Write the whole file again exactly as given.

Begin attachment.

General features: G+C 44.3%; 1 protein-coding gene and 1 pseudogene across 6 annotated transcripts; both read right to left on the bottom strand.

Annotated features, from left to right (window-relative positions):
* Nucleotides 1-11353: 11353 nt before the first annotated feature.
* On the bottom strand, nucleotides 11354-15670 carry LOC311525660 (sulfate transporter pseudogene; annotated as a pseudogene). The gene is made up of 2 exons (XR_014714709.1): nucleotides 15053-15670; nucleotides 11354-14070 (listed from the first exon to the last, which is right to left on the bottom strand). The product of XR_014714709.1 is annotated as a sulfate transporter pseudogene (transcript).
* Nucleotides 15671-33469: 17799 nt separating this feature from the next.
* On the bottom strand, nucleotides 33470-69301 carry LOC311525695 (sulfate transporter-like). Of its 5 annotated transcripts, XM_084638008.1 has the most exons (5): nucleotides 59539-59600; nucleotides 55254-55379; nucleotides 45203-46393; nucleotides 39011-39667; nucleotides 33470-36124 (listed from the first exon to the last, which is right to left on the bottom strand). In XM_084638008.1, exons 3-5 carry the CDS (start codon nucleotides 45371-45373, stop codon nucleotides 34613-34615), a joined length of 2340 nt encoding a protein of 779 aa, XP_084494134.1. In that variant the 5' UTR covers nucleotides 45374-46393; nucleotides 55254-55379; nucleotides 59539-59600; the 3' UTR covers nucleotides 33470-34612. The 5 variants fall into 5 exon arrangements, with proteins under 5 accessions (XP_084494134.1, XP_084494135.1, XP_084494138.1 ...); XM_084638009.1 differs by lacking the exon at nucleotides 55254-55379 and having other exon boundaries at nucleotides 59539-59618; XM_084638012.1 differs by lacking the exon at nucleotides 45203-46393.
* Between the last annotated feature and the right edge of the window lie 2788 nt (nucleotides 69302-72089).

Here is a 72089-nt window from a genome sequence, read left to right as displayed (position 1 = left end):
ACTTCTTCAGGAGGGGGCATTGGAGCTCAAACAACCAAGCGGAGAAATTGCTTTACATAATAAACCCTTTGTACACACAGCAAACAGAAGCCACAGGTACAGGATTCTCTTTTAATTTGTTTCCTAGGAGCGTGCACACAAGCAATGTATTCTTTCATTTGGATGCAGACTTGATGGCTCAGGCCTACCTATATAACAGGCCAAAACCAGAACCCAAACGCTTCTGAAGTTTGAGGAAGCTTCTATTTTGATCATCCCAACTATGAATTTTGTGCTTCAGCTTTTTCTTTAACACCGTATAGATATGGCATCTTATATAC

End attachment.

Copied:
General features: G+C 44.3%; 1 protein-coding gene and 1 pseudogene across 6 annotated transcripts; both read right to left on the bottom strand.

Annotated features, from left to right (window-relative positions):
* Nucleotides 1-11353: 11353 nt before the first annotated feature.
* On the bottom strand, nucleotides 11354-15670 carry LOC311525660 (sulfate transporter pseudogene; annotated as a pseudogene). The gene is made up of 2 exons (XR_014714709.1): nucleotides 15053-15670; nucleotides 11354-14070 (listed from the first exon to the last, which is right to left on the bottom strand). The product of XR_014714709.1 is annotated as a sulfate transporter pseudogene (transcript).
* Nucleotides 15671-33469: 17799 nt separating this feature from the next.
* On the bottom strand, nucleotides 33470-69301 carry LOC311525695 (sulfate transporter-like). Of its 5 annotated transcripts, XM_084638008.1 has the most exons (5): nucleotides 59539-59600; nucleotides 55254-55379; nucleotides 45203-46393; nucleotides 39011-39667; nucleotides 33470-36124 (listed from the first exon to the last, which is right to left on the bottom strand). In XM_084638008.1, exons 3-5 carry the CDS (start codon nucleotides 45371-45373, stop codon nucleotides 34613-34615), a joined length of 2340 nt encoding a protein of 779 aa, XP_084494134.1. In that variant the 5' UTR covers nucleotides 45374-46393; nucleotides 55254-55379; nucleotides 59539-59600; the 3' UTR covers nucleotides 33470-34612. The 5 variants fall into 5 exon arrangements, with proteins under 5 accessions (XP_084494134.1, XP_084494135.1, XP_084494138.1 ...); XM_084638009.1 differs by lacking the exon at nucleotides 55254-55379 and having other exon boundaries at nucleotides 59539-59618; XM_084638012.1 differs by lacking the exon at nucleotides 45203-46393.
* Between the last annotated feature and the right edge of the window lie 2788 nt (nucleotides 69302-72089).

Here is a 72089-nt window from a genome sequence, read left to right as displayed (position 1 = left end):
ACTTCTTCAGGAGGGGGCATTGGAGCTCAAACAACCAAGCGGAGAAATTGCTTTACATAATAAACCCTTTGTACACACAGCAAACAGAAGCCACAGGTACAGGATTCTCTTTTAATTTGTTTCCTAGGAGCGTGCACACAAGCAATGTATTCTTTCATTTGGATGCAGACTTGATGGCTCAGGCCTACCTATATAACAGGCCAAAACCAGAACCCAAACGCTTCTGAAGTTTGAGGAAGCTTCTATTTTGATCATCCCAACTATGAATTTTGTGCTTCAGCTTTTTCTTTAACACCGTATAGATATGGCATCTTATATAC